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Wind-powered Cargo Vessel Holds Hope for a Greener Future

The Grain de Sail is bringing cargo sailboats back in style

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© Daniel Hubbell

Floating in the Brooklyn Pier One15 with the Manhattan skyline silhouetting its two 79-foot masts, the cargo sailboat Grain de Sail makes for a dramatic sight. While a wind-powered cargo vessel may seem like a 19th Century idea, the Grain de Sail may be a herald of a greener future rather than a nostalgic nod to the past. Thanks to a combination of sails, solar panels, wind turbines and hydropower, the Grain de Sail crossed the Atlantic with a cargo of 18,000 bottles of organic French wines using just a little more than two gallons of diesel fuel. In contrast, the average small car in America holds 12 gallons and a single large container ship can burn 200 tons of heavy fuel oil each day. As we count the increasing cost of inaction from the climate crisis, that seems like a good change to me.

I was lucky to visit the Grain de Sail on May 18, 2022, midway through its stay in New York, coinciding with yet another virtual meeting of the International Maritime Organization’s (IMO) sharpening discussions on shipping emissions. One question heavy on my mind both on and off the ship: How do we get from one cargo ship carrying two containers’ worth of goods to an entire fleet carrying a far greater share of cargo? While the Grain de Sail’s masts may not be perfect for a large bulk carrier full of iron ore (as we and our fellow wind advocates at Pacific Environmentnoted in last year’s All Aboard), there are many wind-based propulsion solutions that can improve efficiency and reduce fuel consumption for vessels of all sizes. Even if it’s ultimately paired with a renewable fuel like ammonia or hydrogen, harnessing the wind is going to play a key role if we are to decarbonize this sector quickly.

Just as key will be new regulations and measures that push the shipping industry to zero emissions, and we caught a glimpse of what those could be during the IMO meeting as well. After agreeing to a very weak short-term measure in November 2020, the discussions last week focused on new measures that could take effect by 2030. The most ambitious potential new measure remains a levy beginning at 100 dollars per ton of carbon that the Marshall Islands and other island states proposed. This could be established alongside other technical measures like a low-carbon standard for shipping fuel to improve uptake of zero-emission fuels.

By the end of the week one thing seemed likely, a price on shipping fuel’s carbon emissions even if it doesn’t end up being the exact levy proposed by the Marshall Islands. Regardless of what the price ends up being, it must be ambitious enough to close the gap between fossil fuels and more renewable options. Still, one of the best options to cut shipping emissions also remains the simplest: raise the ambition of the short-term measure and work to bring down emissions by at least 50% this decade. Whatever the pathway, it’s clear the adoption of wind propulsion should be incentivized and encouraged as part of the solution.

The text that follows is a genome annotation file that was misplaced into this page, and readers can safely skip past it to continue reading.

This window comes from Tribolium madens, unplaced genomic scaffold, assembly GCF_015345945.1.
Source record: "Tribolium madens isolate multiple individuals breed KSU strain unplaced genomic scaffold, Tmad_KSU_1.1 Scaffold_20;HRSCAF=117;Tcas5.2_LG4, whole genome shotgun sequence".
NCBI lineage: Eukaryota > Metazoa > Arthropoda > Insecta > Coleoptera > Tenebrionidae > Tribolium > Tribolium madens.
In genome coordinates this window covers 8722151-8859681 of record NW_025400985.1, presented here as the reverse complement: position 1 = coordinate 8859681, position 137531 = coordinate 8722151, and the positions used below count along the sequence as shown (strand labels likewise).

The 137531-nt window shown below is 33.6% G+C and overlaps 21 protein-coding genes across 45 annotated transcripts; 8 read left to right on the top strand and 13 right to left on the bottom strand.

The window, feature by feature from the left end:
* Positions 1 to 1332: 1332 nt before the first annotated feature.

Grain de Sail sailboat on the water
© Daniel Hubbell

Raising ambition has become a growing theme at the IMO generally. In April 2021, U.S. Special Envoy for the Climate John Kerry committed to working with the IMO to reach zero emissions by 2050. Under the leadership of the Marshall Islands, the United States and Denmark, 31 additional countries from Sri Lanka to Panama have echoed this call. This comes alongside other increasingly vocal calls from outside the IMO for ambitious maritime climate policy, like the Climate Vulnerable Forum’s Dhaka-Glasgow Declaration endorsing the Marshalls’ carbon levy.

It is becoming clear which way the wind is blowing.

Beyond its potential to help usher in a zero-emissions future, the Grain de Sail also represents a change in mindset that needs support and engagement from all of us as consumers and governments. The ship makes a point never to travel without cargo, a far cry from the waste of today’s empty containers on a westward voyage to China. It’s also slower than the average cargo ship, another shift away from the ”just in time” mentality that leaves ships idling outside of Los Angeles or Long Beach harbor, spewing greenhouse gas emissions and other pollutants. Building more vessels that travel at this slower speed regardless of using wind power or conventional engines will also lead to quieter oceans and less air pollution.

On Sunday, May 22, 2022, the Grain de Sail departed Brooklyn for the Dominican Republic, now laden with a cargo of medical necessities like wheelchairs. From there the ship will turn back to France, loaded with green coffee and chocolate, before repeating the cycle again. Work has already begun on her sister ship, three times the size of the Grain de Sail. Other wind ships, like the Neoliner, are also taking sail and promise to deliver cargo to ports around the world. The age of sail may be in our past but coupled with a more serious climate week at the IMO, it’s also the future I most want to see.

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